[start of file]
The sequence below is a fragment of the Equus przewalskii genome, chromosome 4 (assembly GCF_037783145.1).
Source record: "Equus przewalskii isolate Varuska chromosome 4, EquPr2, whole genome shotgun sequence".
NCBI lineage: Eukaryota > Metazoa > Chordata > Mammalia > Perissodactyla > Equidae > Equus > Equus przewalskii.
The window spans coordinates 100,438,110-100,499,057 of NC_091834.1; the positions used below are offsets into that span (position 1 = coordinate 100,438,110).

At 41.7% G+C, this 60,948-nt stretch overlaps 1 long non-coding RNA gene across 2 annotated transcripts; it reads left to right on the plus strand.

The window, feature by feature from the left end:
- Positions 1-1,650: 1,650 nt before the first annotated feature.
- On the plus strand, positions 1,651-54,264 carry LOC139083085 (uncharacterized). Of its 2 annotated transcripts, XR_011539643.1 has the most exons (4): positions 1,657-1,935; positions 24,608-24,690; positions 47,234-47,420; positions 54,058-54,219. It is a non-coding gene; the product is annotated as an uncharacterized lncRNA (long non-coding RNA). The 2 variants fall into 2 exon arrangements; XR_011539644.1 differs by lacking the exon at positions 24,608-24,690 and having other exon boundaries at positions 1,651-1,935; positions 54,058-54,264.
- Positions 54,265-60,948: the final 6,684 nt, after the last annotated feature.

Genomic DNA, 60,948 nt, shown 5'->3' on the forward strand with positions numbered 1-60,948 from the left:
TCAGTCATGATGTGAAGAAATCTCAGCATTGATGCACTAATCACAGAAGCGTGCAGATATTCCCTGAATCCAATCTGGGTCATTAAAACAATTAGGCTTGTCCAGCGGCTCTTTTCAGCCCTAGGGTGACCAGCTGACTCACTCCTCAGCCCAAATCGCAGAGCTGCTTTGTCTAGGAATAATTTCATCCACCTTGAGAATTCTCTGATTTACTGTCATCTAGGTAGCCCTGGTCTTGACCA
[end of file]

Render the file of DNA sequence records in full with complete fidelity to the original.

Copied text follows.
The sequence below is a fragment of the Equus przewalskii genome, chromosome 4 (assembly GCF_037783145.1).
Source record: "Equus przewalskii isolate Varuska chromosome 4, EquPr2, whole genome shotgun sequence".
NCBI lineage: Eukaryota > Metazoa > Chordata > Mammalia > Perissodactyla > Equidae > Equus > Equus przewalskii.
The window spans coordinates 100,438,110-100,499,057 of NC_091834.1; the positions used below are offsets into that span (position 1 = coordinate 100,438,110).

At 41.7% G+C, this 60,948-nt stretch overlaps 1 long non-coding RNA gene across 2 annotated transcripts; it reads left to right on the plus strand.

The window, feature by feature from the left end:
- Positions 1-1,650: 1,650 nt before the first annotated feature.
- On the plus strand, positions 1,651-54,264 carry LOC139083085 (uncharacterized). Of its 2 annotated transcripts, XR_011539643.1 has the most exons (4): positions 1,657-1,935; positions 24,608-24,690; positions 47,234-47,420; positions 54,058-54,219. It is a non-coding gene; the product is annotated as an uncharacterized lncRNA (long non-coding RNA). The 2 variants fall into 2 exon arrangements; XR_011539644.1 differs by lacking the exon at positions 24,608-24,690 and having other exon boundaries at positions 1,651-1,935; positions 54,058-54,264.
- Positions 54,265-60,948: the final 6,684 nt, after the last annotated feature.

Genomic DNA, 60,948 nt, shown 5'->3' on the forward strand with positions numbered 1-60,948 from the left:
TCAGTCATGATGTGAAGAAATCTCAGCATTGATGCACTAATCACAGAAGCGTGCAGATATTCCCTGAATCCAATCTGGGTCATTAAAACAATTAGGCTTGTCCAGCGGCTCTTTTCAGCCCTAGGGTGACCAGCTGACTCACTCCTCAGCCCAAATCGCAGAGCTGCTTTGTCTAGGAATAATTTCATCCACCTTGAGAATTCTCTGATTTACTGTCATCTAGGTAGCCCTGGTCTTGACCA